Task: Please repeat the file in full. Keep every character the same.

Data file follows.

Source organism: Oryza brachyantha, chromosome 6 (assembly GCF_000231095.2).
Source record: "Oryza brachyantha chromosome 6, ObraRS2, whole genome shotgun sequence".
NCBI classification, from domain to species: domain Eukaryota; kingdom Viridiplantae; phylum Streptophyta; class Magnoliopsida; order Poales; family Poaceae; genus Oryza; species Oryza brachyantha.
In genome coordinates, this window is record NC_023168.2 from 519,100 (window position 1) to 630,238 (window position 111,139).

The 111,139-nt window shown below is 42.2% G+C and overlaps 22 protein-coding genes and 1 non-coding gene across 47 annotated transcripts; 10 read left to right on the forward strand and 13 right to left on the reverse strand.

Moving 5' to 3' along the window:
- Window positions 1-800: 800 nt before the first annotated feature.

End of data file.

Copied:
Source organism: Oryza brachyantha, chromosome 6 (assembly GCF_000231095.2).
Source record: "Oryza brachyantha chromosome 6, ObraRS2, whole genome shotgun sequence".
NCBI classification, from domain to species: domain Eukaryota; kingdom Viridiplantae; phylum Streptophyta; class Magnoliopsida; order Poales; family Poaceae; genus Oryza; species Oryza brachyantha.
In genome coordinates, this window is record NC_023168.2 from 519,100 (window position 1) to 630,238 (window position 111,139).

The 111,139-nt window shown below is 42.2% G+C and overlaps 22 protein-coding genes and 1 non-coding gene across 47 annotated transcripts; 10 read left to right on the forward strand and 13 right to left on the reverse strand.

Moving 5' to 3' along the window:
- Window positions 1-800: 800 nt before the first annotated feature.